(Oh... and I feel hate, love, anger, forgiveness, blame, confusion, fear, the spirit, satan, historical, hurt, mislead, truthiness and blessed...)

    Now I feel weird too. I need to go do the dishes...

    Where's Nugo???

  • Jim O
    Sept. 12, 2007 8:18 p.m.

    Read the whole account Jesus himself made sure there was a sword Luke 22:37-37. and your point? He also after that told them to put away the sword and healed Malchus, giving evidence to even his enemy he was the Messiah

  • Mormon girl
    Sept. 12, 2007 8:11 p.m.

    "I feel sorry for you and I pray for you", are expression of unforgiveness and resentment. Check with anyone in the field of psychology they will share with you that is making a person continue to pay for a wrong done. More of a tongue and cheek than turning the cheek.

  • mormon girl
    Sept. 12, 2007 8:06 p.m.

    maybe you need to listen and hear what is being said, Jesus said you are of you father the devil... He said we are not all God's children. He said that not I, your beef is with Him don't take everything personal and do what He says search the scriptures (John 5:39)

  • Jim O.
    Sept. 12, 2007 7:49 p.m.

    John 18:10

    Then Simon Peter having a sword drew it, and smote the high priest's servant, and cut off his right ear. The servant's name was Malchus.

    Terrible things can be committed by adherents without the Leader of the Church being responsible.

  • Dale
    Sept. 12, 2007 7:37 p.m.

    Just have the Profit of God say we did it, and we are sorry. After all, it was just about territory.

  • I took a wrong turn somewhere
    Sept. 12, 2007 7:29 p.m.

    Wow, 148 responses and maybe five are neutral.

    Don't mind me, just passin' through. I'm off to the BYU v. UofU blog where responses are reasoned and thoughtful.

  • Mormon Girl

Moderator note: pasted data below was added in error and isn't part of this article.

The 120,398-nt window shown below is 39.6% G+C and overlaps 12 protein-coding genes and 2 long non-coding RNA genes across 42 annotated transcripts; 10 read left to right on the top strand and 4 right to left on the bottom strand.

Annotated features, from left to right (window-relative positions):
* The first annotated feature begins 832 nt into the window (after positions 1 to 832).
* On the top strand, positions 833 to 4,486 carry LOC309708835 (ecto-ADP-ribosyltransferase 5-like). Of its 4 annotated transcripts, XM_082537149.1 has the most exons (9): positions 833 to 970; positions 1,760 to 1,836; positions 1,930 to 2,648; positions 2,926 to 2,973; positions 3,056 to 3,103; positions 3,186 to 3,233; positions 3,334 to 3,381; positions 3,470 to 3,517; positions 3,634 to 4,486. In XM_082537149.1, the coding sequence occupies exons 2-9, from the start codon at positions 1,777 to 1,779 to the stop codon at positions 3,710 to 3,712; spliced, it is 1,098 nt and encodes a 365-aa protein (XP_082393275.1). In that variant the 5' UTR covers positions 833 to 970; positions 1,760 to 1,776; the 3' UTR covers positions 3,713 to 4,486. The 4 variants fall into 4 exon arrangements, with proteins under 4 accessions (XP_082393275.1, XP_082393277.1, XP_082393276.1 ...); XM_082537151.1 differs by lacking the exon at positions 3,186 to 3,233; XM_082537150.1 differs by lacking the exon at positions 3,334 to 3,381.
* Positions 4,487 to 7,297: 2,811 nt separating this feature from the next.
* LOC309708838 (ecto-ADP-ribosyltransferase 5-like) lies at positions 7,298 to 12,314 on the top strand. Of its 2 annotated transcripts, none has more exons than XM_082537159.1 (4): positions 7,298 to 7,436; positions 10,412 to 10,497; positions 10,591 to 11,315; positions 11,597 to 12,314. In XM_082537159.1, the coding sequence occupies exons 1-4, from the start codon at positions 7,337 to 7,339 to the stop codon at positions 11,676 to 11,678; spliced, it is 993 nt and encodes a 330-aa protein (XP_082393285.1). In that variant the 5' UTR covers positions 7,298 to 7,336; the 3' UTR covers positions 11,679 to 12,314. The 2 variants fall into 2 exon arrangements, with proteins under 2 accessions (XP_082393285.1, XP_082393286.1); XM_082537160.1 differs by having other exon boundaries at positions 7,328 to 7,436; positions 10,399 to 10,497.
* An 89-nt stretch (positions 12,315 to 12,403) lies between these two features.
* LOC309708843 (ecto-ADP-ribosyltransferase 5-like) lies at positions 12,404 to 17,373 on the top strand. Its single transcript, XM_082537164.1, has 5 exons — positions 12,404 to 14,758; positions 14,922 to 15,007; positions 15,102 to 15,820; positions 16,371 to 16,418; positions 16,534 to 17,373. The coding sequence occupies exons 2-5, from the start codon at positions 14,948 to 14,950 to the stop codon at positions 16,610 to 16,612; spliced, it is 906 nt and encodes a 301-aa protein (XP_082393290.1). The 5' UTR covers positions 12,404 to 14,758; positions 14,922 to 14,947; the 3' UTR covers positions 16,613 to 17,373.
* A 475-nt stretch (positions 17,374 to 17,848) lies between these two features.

Sept. 12, 2007 7:24 p.m.

    Rude, negative statements have never accomplished anything good. I feel sorry for you. I pray for you dear friend

  • Barbara
    Sept. 12, 2007 7:16 p.m.

    Amazing how much some holier than thou Mormons cry "tolerance" when it is their founder who was intolerant and declared that God told him all the other Churches were/are "abominations." If you Mormons truly believe in tolerance and allowing everyone to believe as they please, then stop sending those annoying clone missionaries around knocking on my door and confronting me on the street!

  • Mormon Girl
    Sept. 12, 2007 7:04 p.m.

    Christian Boy, Just want to say that I don't understand why people from different Christian backgrounds can not all believe in the SAME Savior even if we view things different from one another. I was not born in Utah but I was born into a family that was a very prominant other Christian religion. My father just happened to marry a Mormon. My mother taught me from a young age to never disrespect another religion or another's religious beliefs. She also invited me to check out other churches and compare them to the LDS religion. I am firm in my faith and have a very strong belief that you should also be allowed to believe what you want in the way you understand it. Yes, the LDS church states that Satan was in the pre-existance and that he was also a child of God. I have siblings who made very wrong choices. That does not mean they are not my siblings. So, why would you make a statement that it is bad for us to believe that Satan is a child of God who made bad choices. Obviously you need to understand my religion a little better and you should respect my right to believe as I choose. I have checked out other churches and am very happy with my choice. Your statement seemed very condecending and even the people who believe in Islam I conside my brothers and sisters. The same as with other races. Some of my dearest friends are from other religions and also from many different races. I even have a black friend who calls me Aunt. We need to have tolerance and Christians do need to unite! Forgive each other and move on!!

  • AW
    Sept. 12, 2007 6:58 p.m.


  • Amused
    Sept. 12, 2007 6:42 p.m.

    I simply looked at the number of postings and am amazed - You all have waaaaaay too much time. Go do something that actually adds value to!

  • Bacchus
    Sept. 12, 2007 6:21 p.m.

    Sorry, I was reading this and then I went to Camille Cleverley's stories and posted in the wrong place. Here is what I wanted to say here.